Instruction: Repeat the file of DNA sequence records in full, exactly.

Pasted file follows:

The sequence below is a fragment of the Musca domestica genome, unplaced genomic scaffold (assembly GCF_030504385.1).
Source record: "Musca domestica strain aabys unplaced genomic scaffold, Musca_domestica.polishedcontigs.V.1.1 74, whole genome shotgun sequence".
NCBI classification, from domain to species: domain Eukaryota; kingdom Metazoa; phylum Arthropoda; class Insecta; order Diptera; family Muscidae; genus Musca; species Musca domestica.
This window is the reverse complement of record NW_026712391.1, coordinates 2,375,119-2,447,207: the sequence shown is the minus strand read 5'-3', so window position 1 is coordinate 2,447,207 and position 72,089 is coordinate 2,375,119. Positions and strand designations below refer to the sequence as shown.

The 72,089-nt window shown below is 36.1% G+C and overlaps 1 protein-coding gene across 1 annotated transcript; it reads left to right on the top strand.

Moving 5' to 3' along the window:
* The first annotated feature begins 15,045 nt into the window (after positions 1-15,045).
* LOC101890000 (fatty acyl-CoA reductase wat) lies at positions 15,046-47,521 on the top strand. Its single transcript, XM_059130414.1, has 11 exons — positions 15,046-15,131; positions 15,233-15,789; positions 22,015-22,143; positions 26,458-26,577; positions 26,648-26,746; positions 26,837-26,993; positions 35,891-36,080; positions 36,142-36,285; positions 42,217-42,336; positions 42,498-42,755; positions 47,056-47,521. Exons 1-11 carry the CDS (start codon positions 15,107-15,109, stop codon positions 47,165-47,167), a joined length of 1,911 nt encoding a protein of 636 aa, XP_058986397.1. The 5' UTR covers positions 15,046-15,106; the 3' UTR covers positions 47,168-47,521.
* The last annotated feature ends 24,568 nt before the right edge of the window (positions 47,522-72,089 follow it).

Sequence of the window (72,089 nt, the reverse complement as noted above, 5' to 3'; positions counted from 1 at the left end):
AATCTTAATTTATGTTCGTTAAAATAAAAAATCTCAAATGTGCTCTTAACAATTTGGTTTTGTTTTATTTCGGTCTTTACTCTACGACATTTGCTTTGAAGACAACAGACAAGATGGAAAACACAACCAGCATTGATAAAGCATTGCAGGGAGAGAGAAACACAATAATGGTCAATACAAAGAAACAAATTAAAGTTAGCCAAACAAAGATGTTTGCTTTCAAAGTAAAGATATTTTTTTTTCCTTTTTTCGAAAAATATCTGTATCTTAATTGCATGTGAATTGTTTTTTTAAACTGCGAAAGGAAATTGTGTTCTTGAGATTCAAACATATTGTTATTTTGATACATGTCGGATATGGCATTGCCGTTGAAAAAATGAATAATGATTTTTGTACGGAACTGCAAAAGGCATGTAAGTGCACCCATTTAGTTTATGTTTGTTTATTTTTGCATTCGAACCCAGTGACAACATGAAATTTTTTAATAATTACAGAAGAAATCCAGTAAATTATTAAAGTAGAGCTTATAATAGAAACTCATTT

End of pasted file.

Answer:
The sequence below is a fragment of the Musca domestica genome, unplaced genomic scaffold (assembly GCF_030504385.1).
Source record: "Musca domestica strain aabys unplaced genomic scaffold, Musca_domestica.polishedcontigs.V.1.1 74, whole genome shotgun sequence".
NCBI classification, from domain to species: domain Eukaryota; kingdom Metazoa; phylum Arthropoda; class Insecta; order Diptera; family Muscidae; genus Musca; species Musca domestica.
This window is the reverse complement of record NW_026712391.1, coordinates 2,375,119-2,447,207: the sequence shown is the minus strand read 5'-3', so window position 1 is coordinate 2,447,207 and position 72,089 is coordinate 2,375,119. Positions and strand designations below refer to the sequence as shown.

The 72,089-nt window shown below is 36.1% G+C and overlaps 1 protein-coding gene across 1 annotated transcript; it reads left to right on the top strand.

Moving 5' to 3' along the window:
* The first annotated feature begins 15,045 nt into the window (after positions 1-15,045).
* LOC101890000 (fatty acyl-CoA reductase wat) lies at positions 15,046-47,521 on the top strand. Its single transcript, XM_059130414.1, has 11 exons — positions 15,046-15,131; positions 15,233-15,789; positions 22,015-22,143; positions 26,458-26,577; positions 26,648-26,746; positions 26,837-26,993; positions 35,891-36,080; positions 36,142-36,285; positions 42,217-42,336; positions 42,498-42,755; positions 47,056-47,521. Exons 1-11 carry the CDS (start codon positions 15,107-15,109, stop codon positions 47,165-47,167), a joined length of 1,911 nt encoding a protein of 636 aa, XP_058986397.1. The 5' UTR covers positions 15,046-15,106; the 3' UTR covers positions 47,168-47,521.
* The last annotated feature ends 24,568 nt before the right edge of the window (positions 47,522-72,089 follow it).

Sequence of the window (72,089 nt, the reverse complement as noted above, 5' to 3'; positions counted from 1 at the left end):
AATCTTAATTTATGTTCGTTAAAATAAAAAATCTCAAATGTGCTCTTAACAATTTGGTTTTGTTTTATTTCGGTCTTTACTCTACGACATTTGCTTTGAAGACAACAGACAAGATGGAAAACACAACCAGCATTGATAAAGCATTGCAGGGAGAGAGAAACACAATAATGGTCAATACAAAGAAACAAATTAAAGTTAGCCAAACAAAGATGTTTGCTTTCAAAGTAAAGATATTTTTTTTTCCTTTTTTCGAAAAATATCTGTATCTTAATTGCATGTGAATTGTTTTTTTAAACTGCGAAAGGAAATTGTGTTCTTGAGATTCAAACATATTGTTATTTTGATACATGTCGGATATGGCATTGCCGTTGAAAAAATGAATAATGATTTTTGTACGGAACTGCAAAAGGCATGTAAGTGCACCCATTTAGTTTATGTTTGTTTATTTTTGCATTCGAACCCAGTGACAACATGAAATTTTTTAATAATTACAGAAGAAATCCAGTAAATTATTAAAGTAGAGCTTATAATAGAAACTCATTT